Burning fossil fuels causes health effects around the world both in the short and long term. Immediately, things like power plants and cars emit strong pollutants that can affect breathing, and, more gradually, climate change-induced natural disasters and food shortages cause a slower harm to our health worldwide. One particular demographic group, though, bears the brunt of the effects: children.
Only 10 percent of the world population is under five years old, but those kids bear 40 percent of the burden of environmentally related diseases, according to the World Health Organization. Further, policy makers don’t give sufficient attention to the benefits for children when evaluating how well regulations put forth to reduce fossil fuel emissions are working, says Frederica Perera, director of the Columbia Center for Children's Environmental Health.
That’s even though there is strong evidence that exposure to particulate matter and other airborne pollutants, like nitrous oxide, generated by burning fossil fuels, likely cause childhood health effects such as preterm birth, low birth weight, autism, and asthma, noted Perera and colleagues in a new review published in the journal Environmental Research. “This is an important, missing piece of the conversation,” she says.
Around 18 percent of preterm births, for example, can be attributed to exposure to particulate matter in utero. In the United States alone, that would account for just under 70,000 of the babies born preterm. A number of studies in both the U. S. and Europe show that exposure to particulate matter is associated with the development of autism spectrum disorder, and there is evidence to suggest that air pollution can cause poor neurocognitive development and attention deficit hyperactivity disorder. Children exposed to nitrous oxide are more likely to develop asthma, and the pollutant exacerbates existing asthma.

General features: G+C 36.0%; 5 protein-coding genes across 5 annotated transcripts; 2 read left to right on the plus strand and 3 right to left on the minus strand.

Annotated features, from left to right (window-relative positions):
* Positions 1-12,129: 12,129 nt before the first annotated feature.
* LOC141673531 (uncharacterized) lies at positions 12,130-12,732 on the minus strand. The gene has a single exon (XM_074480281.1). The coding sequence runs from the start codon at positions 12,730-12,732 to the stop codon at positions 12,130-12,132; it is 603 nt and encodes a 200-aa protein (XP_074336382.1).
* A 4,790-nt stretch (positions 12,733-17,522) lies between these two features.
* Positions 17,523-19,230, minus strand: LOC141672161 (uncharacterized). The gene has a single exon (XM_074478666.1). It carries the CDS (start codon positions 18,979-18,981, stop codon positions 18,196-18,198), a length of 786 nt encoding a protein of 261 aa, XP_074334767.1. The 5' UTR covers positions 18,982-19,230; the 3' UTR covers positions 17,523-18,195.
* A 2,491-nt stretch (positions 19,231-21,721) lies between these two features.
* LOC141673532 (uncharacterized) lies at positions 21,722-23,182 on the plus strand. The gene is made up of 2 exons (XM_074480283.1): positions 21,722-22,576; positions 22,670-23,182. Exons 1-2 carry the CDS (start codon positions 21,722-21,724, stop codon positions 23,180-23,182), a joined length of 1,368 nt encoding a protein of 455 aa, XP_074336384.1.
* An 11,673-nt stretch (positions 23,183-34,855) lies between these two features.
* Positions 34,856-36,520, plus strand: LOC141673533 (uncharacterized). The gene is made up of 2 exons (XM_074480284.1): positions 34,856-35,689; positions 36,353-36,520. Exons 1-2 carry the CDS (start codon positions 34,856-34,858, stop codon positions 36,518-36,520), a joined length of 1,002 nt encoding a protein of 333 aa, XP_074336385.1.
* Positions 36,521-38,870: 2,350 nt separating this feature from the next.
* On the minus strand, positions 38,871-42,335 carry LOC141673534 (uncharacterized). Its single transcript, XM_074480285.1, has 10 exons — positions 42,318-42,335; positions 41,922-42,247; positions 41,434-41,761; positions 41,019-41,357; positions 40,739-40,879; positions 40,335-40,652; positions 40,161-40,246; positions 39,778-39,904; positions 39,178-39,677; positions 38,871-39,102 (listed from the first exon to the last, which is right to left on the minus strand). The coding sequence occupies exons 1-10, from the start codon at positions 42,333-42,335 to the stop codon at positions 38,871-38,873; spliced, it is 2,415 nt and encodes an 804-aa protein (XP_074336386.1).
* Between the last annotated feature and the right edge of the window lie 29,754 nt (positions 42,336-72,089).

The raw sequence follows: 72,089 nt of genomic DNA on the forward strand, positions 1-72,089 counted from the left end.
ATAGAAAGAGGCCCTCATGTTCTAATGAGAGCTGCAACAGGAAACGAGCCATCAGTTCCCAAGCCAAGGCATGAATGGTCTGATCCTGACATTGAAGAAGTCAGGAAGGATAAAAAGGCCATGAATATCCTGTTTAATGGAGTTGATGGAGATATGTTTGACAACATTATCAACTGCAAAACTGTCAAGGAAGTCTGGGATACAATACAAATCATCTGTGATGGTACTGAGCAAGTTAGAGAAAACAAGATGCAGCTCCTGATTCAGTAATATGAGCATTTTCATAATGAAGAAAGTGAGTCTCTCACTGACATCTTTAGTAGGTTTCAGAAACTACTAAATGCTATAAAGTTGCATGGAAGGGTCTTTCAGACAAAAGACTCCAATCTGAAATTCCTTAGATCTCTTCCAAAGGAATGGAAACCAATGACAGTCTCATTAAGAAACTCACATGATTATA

“They’re all important to look at,” Perera says. “This is affecting children right from the start, even before they’re born.”
The Environmental Protection Agency (EPA) and other government environmental entities, such as the WHO and the French Institute of Public Health Surveillance, use tools to estimate the health and economic effects of policies and changes in air quality. However, says Perera, those only incorporate a handful of child-specific measures, like infant mortality or worsening asthma symptoms.
They don’t include, for example, neurodevelopmental or adverse birth outcomes, like preterm birth—which limits the actual scope of the effects of air pollution on children that they’re able to examine. “The impacts and benefits of policies to reduce air pollution exposures, then, are grossly underestimated,” she says.
Perea says that there is enough data avaliable on these measures to incorporate them into the tools that the EPA and other countries use to analyze health impacts. “I think it’d be useful to policy makers, who want to know why [they should] make changes and how to justify them,” she says.
It’s particularly important to take these measures into account because they affect children for their entire lives, Perera says. Infants born preterm, or at a low birth weight, aren’t just at risk for health problems in their first months—they’re more at risk for chronic illnesses throughout their lives. “A child with asthma is more at risk of persistent asthma and other respiratory problems,” she says. “A child who’s brain development has been impacted in some way is likely to have learning problems.” That, in turn, can lead to challenges at school or in the workplace.
“These are costly, in terms of the effect on individuals and families, and on society losing human resources,” she says.
Identifying the effects air pollution on children is more challenging than studying the effects on adults, notes Perera, because it’s harder to document and observe their health as they grow and over long periods of time. However, the continued publication of studies showing the vulnerability of small children to these exposures is helping to bring the issue into more conversations around environmental health, she says. “I think we’re going to overcome these limitations and close the gap.”